Lifting and moving patients exposes your back to potential injury every day. You can minimize your risk of injury by practicing good back care techniques. Take a minute now to assess your knowledge and practices so that you can take steps to reduce your risk of injury.
- Are you involved in a regular conditioning exercise program, such as walking, swimming or bicycling?
- Do you take posture breaks and stretch your muscles during work?
- Do you stretch your muscles before work and/or perform back stretching/strengthening exercises to protect your back?
- Do you know what to do if you have an injury or have discomfort while working?
Lifting and Moving Patients
- Do you ask for help when you need it?
- Do you plan the steps in your head (how many people you need, placement of people and bed, chair, stretcher, etc.) before the move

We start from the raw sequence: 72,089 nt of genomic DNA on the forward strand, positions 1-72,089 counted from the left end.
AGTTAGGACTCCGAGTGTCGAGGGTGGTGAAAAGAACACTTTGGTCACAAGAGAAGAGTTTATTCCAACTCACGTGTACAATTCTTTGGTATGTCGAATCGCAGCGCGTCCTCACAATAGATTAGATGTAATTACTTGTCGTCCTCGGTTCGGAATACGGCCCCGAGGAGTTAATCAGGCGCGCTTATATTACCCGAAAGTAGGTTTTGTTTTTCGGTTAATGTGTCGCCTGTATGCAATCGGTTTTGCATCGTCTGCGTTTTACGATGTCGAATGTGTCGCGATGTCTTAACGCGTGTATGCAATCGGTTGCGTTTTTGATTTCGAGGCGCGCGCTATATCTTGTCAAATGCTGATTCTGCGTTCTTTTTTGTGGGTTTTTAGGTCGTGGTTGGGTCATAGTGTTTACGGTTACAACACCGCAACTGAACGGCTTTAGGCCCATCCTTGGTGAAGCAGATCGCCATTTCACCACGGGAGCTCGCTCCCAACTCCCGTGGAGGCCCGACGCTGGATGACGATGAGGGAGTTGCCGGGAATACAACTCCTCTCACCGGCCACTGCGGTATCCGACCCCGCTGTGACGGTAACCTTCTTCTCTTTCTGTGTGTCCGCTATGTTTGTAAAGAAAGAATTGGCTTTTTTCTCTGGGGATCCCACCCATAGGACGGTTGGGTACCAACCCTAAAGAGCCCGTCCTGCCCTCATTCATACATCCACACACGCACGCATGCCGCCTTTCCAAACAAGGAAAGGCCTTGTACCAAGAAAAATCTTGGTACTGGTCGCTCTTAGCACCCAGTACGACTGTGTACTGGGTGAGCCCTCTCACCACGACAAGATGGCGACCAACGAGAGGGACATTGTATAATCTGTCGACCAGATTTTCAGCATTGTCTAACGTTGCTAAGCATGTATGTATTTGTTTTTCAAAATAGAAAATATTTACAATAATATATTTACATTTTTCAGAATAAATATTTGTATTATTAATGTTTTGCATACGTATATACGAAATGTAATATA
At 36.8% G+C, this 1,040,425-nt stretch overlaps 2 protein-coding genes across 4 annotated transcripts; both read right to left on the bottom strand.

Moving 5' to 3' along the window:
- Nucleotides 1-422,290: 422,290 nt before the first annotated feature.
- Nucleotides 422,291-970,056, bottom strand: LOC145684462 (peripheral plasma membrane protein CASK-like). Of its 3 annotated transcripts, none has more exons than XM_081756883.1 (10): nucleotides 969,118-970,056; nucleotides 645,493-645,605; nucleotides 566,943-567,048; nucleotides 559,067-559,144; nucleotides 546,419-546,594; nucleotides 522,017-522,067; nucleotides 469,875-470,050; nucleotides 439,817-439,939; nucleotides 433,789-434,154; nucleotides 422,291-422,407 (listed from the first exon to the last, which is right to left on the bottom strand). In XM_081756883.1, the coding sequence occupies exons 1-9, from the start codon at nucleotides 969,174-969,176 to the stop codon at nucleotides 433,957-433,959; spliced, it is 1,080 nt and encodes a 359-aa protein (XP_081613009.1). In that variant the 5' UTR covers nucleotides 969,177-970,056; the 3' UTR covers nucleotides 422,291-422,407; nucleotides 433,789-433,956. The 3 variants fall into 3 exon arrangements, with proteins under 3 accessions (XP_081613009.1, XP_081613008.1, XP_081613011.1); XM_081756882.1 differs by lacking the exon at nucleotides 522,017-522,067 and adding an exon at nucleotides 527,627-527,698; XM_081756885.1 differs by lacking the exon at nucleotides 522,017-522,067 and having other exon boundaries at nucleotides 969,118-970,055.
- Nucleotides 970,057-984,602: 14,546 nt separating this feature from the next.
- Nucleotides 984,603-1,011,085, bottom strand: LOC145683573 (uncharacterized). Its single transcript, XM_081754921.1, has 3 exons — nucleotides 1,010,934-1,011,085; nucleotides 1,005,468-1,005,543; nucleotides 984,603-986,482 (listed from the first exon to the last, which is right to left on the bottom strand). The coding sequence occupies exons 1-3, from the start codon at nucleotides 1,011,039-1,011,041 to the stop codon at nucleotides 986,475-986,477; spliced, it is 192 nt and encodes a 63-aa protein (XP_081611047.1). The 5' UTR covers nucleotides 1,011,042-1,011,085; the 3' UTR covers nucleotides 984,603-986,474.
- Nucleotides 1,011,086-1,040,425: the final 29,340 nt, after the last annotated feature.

- Do you know how and when to use assistive devices?
- Do you know how best to move patients with special needs (i.e., paralyzed, with tubes, casts or traction)?
- Do you know about Health System resources for information on proper transfer techniques?
Back Anatomy and Body Mechanics
- Do you hold patients close to your body as you move them?
- Do you use your body weight - not your back - to move patients?
- Do you maintain good posture at all times - not just when lifting and moving a patient?
If you answered "yes" to all of these questions, consider yourself a wise and careful caregiver.
If you answered "no" to any of these questions, ask the U-M Occupational Health Services nurse to assist you in developing a plan to help improve your back care practices.